It would not be unexpected that a keeping up with the neighbors genetic arms race could then ensue.

In order for others to remain at their relative position in the community they would need to try their own genetic engineering.

The obvious problem is that for many people already near the top of the pyramid there might not be any particular selection they could do that would improve their

relative position. They already have won the genetic lottery. In such a circumstance the pressure to CRISPR would probably become intense.

 


Edited by mag1, 27 November 2015 - 02:45 AM.


#75 ceridwen

  • Guest
  • 1,292 posts
  • 92

Member Away
  • Location:UK

Posted 27 November 2015 - 04:21 AM

What is happening in China?
I have already been turned away by the receptionist at the Drs when I 1st became ill.

#76 mag1

  • Topic Starter
  • Guest
  • 979 posts
  • 129
  • Location:virtual

Posted 27 November 2015 - 05:34 PM

ceridwen, China appears to be the most aligned to the new reality of CRISPR.

This new technology is a great fit for them socially, economically, culturally and technologically.

It is the old story those that want to leap ahead need to be innovative.

 

 

The UK also seems to be a progressive on genetic technology.

They have shown significant leadership.

It is not that surprising that the recent announcement of curing incurable childhood cancer with gene editing was from the UK.

 

What is your MMSE score?

Your optimal strategy largely depends on how far advanced your cognitive impairment might be.

If this were simply early subjective memory complaint, then you could just wait it out for a few years and let the science move ahead.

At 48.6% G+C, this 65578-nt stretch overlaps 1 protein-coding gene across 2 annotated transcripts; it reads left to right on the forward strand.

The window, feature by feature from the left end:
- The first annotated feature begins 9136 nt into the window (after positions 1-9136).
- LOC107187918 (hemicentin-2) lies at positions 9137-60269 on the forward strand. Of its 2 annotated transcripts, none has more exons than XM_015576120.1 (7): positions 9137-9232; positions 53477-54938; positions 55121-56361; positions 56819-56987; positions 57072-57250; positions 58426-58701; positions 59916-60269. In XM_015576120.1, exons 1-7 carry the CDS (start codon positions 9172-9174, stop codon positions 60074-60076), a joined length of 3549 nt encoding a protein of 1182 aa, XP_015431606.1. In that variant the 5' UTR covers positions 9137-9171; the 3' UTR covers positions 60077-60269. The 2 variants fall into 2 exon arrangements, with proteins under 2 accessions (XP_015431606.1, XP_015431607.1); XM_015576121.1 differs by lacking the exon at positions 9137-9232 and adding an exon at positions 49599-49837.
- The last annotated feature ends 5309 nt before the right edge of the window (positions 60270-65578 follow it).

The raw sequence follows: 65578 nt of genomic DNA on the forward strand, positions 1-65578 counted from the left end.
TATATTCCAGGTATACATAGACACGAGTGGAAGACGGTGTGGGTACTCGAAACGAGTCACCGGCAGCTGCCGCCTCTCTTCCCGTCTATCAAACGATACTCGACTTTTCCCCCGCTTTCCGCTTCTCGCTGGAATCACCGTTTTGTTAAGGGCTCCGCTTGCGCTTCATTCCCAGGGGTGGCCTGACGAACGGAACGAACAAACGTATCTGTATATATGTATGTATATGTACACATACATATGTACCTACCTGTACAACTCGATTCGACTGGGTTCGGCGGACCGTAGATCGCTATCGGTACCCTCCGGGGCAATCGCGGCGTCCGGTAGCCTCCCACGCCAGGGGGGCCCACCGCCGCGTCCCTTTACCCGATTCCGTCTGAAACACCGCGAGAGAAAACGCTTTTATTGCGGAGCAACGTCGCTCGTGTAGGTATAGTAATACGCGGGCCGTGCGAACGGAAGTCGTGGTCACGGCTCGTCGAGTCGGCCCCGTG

By the way, the international CRISPR conference will be held in Washington between December 1st and 3rd.

This is going to be absolutely fascinating!

Published articles have already described nearly perfected CRISPR technologies.

 

What research is in the pipe known by the research leaders?

What legally binding positions will the attending nations agree to?

 

 

 

 

 

 

 

 

 


Edited by mag1, 27 November 2015 - 05:36 PM.


#77 seivtcho

  • Guest
  • 2,103 posts
  • 410
  • Location:Bulgaria

Posted 27 November 2015 - 08:48 PM

I have maybe a strange question, but if you want to change a gene in your body, how will you do it in all of the cells? 


  • Good Point x 2

#78 mag1

  • Topic Starter
  • Guest
  • 979 posts
  • 129
  • Location:virtual

Posted 27 November 2015 - 10:36 PM

Yes, this is a very valid point.

 

In one of the articles only a smallish number of cells were altered by CRISPR, though this was sufficient to achieve a therapeutic cure.

There are not many technical points that need to be worked through, though perhaps this might be one of them.

It is also not entirely clear how CRISPR would make it into the brain.

 


  • Good Point x 1

#79 seivtcho

  • Guest
  • 2,103 posts
  • 410
  • Location:Bulgaria

Posted 27 November 2015 - 11:15 PM

To tell the true, I dont know anything about that CRISPR.

 

As far as I understood, it is a natural defensive mechanism of the procaryotic cells, that has been harvested from scientists, and it can be used now to cut out parts of the human DNA at design locations, and to replace them with artifitially edited DNA segments. In order this to be done, however, it is needed in the cell to be inserted a Cas9 protein and an appropriate guide RNAs.